.
View attachment 153667
Pyrometers were usually Infrared detectors a brand that I remamber was Raytek. They were in the four figure range for steel melting temperatures, but that was 15 years ago. One up to 450°C I saw in the low two figure price range two days ago.
Steel mills most times still used those paper tubes with a thermocouple inside (single use). You can also get integrated samplers to take probes.
 
The bottom line is you really don't need a pyrometer with iron.
What matters is that you get good fluidity, and a complete mold fill.
So true, although I have a platinuim tip pyrometer I found after melting iron for a long time the time taken is a very good indicator of when to pour.
 
So true, although I have a platinuim tip pyrometer I found after melting iron for a long time the time taken is a very good indicator of when to pour.
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These colour cards, when referenced (confirming the guess with a measurement) from time to time, you can get you surprisingly close with rough "guessing" based on colour. Experience plays a big role and iron makers did not have Electronic measurement devices for quite some time.
Contemporary mass production is a different story. Telling slag from Iron? An infrared camera with a computer shows steel in yellow and slag in green :) (suddenly it becomes easy even for me)

p.s. the blue thingy is still quite a bit cheaper than a Raytek form 2003 :)
 
I recently purchased a infrared pyrometer that goes to 1500C and when the hot weather goes away I will do a iron pour to test it out. Here is the link on ebay, the price has gone up a little since I purchased mine. Digital Infrared Thermometer Color LCD Non-Contact Temperature Gun Max 1500â AU | eBay
That thing looks interesting, I hope they deliver what they claim :cool: 30:1 is quite nice for a home foundry.
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The laser just shows what you are roughly pointing at (red dot in the pic). The laser has no business in the measurement it is just an aiming aid.
The IR detector reads everything that is within the imaginary circle (red circle). In the example picture the device would average over everything within the red circle. ( cold rim, medium temp side wall,relatively cold outside and the small area of melt) The laser is pointing at the melt, so a lot of people get total wrong readings when they are not aware that the laser is not measuring.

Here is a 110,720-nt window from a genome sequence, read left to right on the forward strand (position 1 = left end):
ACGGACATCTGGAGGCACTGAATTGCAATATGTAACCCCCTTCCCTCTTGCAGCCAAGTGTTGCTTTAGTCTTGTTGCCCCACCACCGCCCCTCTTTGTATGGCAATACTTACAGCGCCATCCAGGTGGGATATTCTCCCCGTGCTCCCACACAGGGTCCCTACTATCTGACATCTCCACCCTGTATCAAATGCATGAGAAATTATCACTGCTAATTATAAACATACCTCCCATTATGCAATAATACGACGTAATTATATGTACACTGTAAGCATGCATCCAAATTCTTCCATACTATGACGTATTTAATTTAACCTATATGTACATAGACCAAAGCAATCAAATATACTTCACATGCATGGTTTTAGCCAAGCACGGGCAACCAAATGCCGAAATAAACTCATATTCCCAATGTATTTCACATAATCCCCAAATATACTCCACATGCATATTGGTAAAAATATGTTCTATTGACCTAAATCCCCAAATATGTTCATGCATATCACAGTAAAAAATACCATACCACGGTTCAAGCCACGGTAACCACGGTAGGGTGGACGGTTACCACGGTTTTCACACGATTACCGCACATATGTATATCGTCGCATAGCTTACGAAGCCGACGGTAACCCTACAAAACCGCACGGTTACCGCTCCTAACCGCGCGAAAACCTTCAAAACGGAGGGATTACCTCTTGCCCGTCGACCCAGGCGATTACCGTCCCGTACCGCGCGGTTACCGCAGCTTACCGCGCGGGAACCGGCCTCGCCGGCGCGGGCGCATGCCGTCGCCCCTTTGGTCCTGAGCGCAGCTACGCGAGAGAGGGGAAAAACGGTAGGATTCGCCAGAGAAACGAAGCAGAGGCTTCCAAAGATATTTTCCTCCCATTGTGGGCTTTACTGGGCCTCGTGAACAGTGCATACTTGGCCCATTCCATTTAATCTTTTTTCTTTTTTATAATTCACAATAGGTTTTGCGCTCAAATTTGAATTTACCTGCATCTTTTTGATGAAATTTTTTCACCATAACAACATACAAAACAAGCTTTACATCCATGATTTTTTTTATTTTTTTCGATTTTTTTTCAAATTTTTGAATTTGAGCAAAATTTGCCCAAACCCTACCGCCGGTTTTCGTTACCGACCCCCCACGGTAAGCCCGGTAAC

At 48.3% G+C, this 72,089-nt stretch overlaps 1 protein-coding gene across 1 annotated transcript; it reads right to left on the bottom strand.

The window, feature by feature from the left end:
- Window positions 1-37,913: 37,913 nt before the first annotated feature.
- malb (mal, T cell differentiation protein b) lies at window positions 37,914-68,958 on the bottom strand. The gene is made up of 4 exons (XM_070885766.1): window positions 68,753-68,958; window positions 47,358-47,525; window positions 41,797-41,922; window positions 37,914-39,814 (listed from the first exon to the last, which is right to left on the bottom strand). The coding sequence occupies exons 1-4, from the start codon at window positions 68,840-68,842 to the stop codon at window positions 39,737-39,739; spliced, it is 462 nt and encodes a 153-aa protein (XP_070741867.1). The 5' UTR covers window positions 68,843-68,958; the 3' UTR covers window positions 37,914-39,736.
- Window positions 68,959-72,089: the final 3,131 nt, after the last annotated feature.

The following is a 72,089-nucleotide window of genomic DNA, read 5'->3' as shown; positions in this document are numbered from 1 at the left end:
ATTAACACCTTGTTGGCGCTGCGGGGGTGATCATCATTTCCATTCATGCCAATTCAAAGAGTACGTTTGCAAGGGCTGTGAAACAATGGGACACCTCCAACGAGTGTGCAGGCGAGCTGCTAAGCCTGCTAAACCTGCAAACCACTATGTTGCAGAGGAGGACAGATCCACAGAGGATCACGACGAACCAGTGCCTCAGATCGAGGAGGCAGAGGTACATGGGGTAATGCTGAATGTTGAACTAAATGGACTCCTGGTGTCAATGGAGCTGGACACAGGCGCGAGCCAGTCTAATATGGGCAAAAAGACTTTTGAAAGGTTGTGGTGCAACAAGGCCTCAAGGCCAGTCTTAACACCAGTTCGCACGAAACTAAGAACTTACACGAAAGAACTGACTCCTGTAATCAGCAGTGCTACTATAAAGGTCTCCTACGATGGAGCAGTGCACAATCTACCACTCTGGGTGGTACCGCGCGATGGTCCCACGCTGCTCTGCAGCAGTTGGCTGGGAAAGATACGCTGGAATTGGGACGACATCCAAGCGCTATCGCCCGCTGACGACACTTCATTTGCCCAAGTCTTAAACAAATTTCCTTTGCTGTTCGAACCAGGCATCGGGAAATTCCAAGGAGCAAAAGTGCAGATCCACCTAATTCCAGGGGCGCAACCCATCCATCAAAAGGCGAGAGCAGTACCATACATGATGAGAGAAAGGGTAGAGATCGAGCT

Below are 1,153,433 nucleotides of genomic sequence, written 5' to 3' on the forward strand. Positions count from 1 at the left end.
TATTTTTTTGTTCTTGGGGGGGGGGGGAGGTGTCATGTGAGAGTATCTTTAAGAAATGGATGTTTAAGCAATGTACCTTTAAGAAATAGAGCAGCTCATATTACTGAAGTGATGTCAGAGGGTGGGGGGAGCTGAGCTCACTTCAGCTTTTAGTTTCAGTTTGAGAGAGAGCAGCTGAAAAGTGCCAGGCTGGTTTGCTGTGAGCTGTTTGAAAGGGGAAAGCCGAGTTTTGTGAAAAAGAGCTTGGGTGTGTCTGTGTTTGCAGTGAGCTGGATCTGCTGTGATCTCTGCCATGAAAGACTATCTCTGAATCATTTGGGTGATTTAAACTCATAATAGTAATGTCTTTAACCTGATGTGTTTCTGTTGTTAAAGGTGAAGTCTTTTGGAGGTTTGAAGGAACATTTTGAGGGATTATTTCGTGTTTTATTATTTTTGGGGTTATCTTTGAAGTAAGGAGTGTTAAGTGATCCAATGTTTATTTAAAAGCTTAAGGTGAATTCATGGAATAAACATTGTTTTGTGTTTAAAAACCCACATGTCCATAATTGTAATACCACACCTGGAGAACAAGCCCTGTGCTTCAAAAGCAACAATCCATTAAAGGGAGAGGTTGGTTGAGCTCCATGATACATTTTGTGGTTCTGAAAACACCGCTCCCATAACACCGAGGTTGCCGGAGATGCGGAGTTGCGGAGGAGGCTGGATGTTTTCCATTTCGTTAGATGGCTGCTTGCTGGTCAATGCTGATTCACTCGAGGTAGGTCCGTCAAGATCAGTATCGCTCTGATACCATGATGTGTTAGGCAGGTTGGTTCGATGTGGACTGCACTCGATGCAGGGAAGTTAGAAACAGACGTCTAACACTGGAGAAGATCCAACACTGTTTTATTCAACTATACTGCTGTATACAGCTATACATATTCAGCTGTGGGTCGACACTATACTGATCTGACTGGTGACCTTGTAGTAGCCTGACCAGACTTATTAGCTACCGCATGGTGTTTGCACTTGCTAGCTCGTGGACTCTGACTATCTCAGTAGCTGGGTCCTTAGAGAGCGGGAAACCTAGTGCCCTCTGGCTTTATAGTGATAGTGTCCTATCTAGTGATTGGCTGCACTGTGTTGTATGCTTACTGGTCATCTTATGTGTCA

For some of the cheaper devices the ratio is 9:1 which is useless for high temp, because you have to put the device very close to the measured item.


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Have fun with the new toy, I would be very interested in some report how it works.

p.s. for the picture above from GreenTwin were the molten metal is in the ingot molds you have not much chance that your complete area is within the melt and not "seeing" the molds or the table.
 
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And another problem is that the IR is very intense from the indice of the furnace, from the lid if your lid opens upwards facing you (don't build your iron furnace this way), and from the crucible.

Shaded glasses must be worn, else the eyes will get burned quickly, and it is like sunburn in the eyes.

I had someone taking a video of me removing the crucible from the furnace, and the camera was 10 feet away, with video camera that had a black body.
The camera started to smell like burning plastic, and the IR was overheating it.

So if you put a plastic object in the vicinity of a hot crucible or furnace, it may not last very long.

A simple reflective heat sheild works wonders to keep things cool.
Heat shields in strategic places is a must when working at iron temperatures.

.
 
Another way to judge iron temperature is that the melt begins to expel small sparks out the furnace lid and into the air when the melt is on the high side of what on oil burner is capable of doing as far as heating the iron.

Sparkling iron is very hot.

Hot iron will pour about like pouring ice tea; it is very fluid.
The ferrosilicon additive increases the fluidity of the melt considerably, but using more than a tiny amount causes excessive shrinkage and hot tears.

.